Bicycle use for transport in an Australian and a Belgian city : associations with built-environment attributes

Owen, Neville, De Bourdeaudhuij, Ilse, Sugiyama, Takemi, Leslie, Eva, Cerin, Ester, Van Dyck, Delfien and Bauman, Adrian 2010, Bicycle use for transport in an Australian and a Belgian city : associations with built-environment attributes, Journal of urban health, vol. 87, no. 2, pp. 189-198, doi: 10.1007/s11524-009-9424-x.

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Title Bicycle use for transport in an Australian and a Belgian city : associations with built-environment attributes
Author(s) Owen, Neville
De Bourdeaudhuij, Ilse
Sugiyama, Takemi
Leslie, Eva
Cerin, Ester
Van Dyck, Delfien
Bauman, Adrian
Journal name Journal of urban health
Volume number 87
Issue number 2
Start page 189
End page 198
Total pages 10
Publisher Springer
Place of publication New York, N. Y.
Publication date 2010-03
ISSN 1099-3460
Keyword(s) physical activity
neighborhood walkability
Summary The walkability attributes of neighborhood environments (residential density, land use mixture, and connectedness of streets) have been found to be associated with higher rates of walking. However, relatively less is known about the associations of walkability attributes with bicycle use for transport. We examined the relationships between adults' bicycle use for transport and measures of neighborhood walkability in two settings: an Australian city (Adelaide) with low rates of bicycle use and a Belgian city (Ghent) with high rates of bicycle use. A total of 2,159 and 382 participants were recruited in Adelaide and Ghent, respectively. A walkability index was derived from objectively measured data in Adelaide, while a similar index was derived from perceived measures in Ghent. Logistic regression models were employed to examine associations of bicycle use with different levels of walkability. There were higher rates of bicycle ownership for Ghent compared to Adelaide participants (96% versus 61%), and there was a higher prevalence of bicycle use for transport for Ghent compared to Adelaide participants (50% vs. 14%). Despite the large differences in bicycle ownership and use, living in a high-walkable neighborhood was associated with significantly higher odds of bicycle use for transport in both cities, after adjusting for relevant confounding factors. Built-environment innovations that are increasingly being advocated by health authorities and transport planners, primarily to promote higher rates of walking for transport, should also impact positively on bicycle use.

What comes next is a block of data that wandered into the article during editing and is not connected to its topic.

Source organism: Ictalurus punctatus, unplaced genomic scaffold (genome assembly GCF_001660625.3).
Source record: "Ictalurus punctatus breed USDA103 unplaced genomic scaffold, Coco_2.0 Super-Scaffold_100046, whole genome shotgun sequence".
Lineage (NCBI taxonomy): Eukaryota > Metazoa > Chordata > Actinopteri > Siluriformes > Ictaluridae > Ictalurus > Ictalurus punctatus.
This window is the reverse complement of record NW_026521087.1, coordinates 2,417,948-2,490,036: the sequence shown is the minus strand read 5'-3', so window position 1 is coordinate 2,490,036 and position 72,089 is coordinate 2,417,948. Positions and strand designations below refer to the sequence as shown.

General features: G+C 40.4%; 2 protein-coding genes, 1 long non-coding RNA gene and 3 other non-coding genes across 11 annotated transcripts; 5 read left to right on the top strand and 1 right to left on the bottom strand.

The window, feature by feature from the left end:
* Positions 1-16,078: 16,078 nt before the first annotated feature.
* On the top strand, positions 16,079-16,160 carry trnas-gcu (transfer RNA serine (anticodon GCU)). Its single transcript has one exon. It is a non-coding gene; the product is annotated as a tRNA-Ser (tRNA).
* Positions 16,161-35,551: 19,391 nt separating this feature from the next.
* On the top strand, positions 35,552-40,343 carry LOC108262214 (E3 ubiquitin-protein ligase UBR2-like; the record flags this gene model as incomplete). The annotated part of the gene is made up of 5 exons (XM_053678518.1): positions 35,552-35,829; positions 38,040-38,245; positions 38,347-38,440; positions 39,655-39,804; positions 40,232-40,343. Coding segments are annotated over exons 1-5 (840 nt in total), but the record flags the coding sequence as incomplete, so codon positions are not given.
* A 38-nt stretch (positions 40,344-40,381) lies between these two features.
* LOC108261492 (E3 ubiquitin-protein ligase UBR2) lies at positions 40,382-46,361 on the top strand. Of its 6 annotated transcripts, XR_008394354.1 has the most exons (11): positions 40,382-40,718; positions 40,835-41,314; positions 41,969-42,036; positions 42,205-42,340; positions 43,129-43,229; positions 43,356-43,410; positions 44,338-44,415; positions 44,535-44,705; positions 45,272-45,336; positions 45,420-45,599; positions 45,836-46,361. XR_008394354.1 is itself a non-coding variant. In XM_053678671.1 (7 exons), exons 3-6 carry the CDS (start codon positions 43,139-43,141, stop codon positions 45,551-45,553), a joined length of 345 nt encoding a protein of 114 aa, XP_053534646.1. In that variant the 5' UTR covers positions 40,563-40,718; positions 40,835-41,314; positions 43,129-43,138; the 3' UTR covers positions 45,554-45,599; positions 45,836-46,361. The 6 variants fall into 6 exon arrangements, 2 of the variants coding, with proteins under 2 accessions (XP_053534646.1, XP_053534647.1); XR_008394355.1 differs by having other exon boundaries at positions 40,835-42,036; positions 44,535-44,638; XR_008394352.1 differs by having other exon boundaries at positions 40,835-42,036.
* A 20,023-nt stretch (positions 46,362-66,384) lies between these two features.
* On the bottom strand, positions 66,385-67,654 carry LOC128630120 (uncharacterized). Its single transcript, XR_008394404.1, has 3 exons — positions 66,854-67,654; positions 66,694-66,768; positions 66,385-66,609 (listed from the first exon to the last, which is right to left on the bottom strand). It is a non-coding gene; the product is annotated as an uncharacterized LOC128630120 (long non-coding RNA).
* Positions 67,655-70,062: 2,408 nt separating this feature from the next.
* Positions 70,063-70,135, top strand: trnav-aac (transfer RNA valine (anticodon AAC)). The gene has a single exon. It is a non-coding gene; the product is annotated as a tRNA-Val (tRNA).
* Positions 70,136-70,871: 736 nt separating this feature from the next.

Language eng
DOI 10.1007/s11524-009-9424-x
Field of Research 111712 Health Promotion
Socio Economic Objective 920401 Behaviour and Health
HERDC Research category C1 Refereed article in a scholarly journal
Copyright notice ©2010, Springer
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Document type: Journal Article
Collection: School of Psychology
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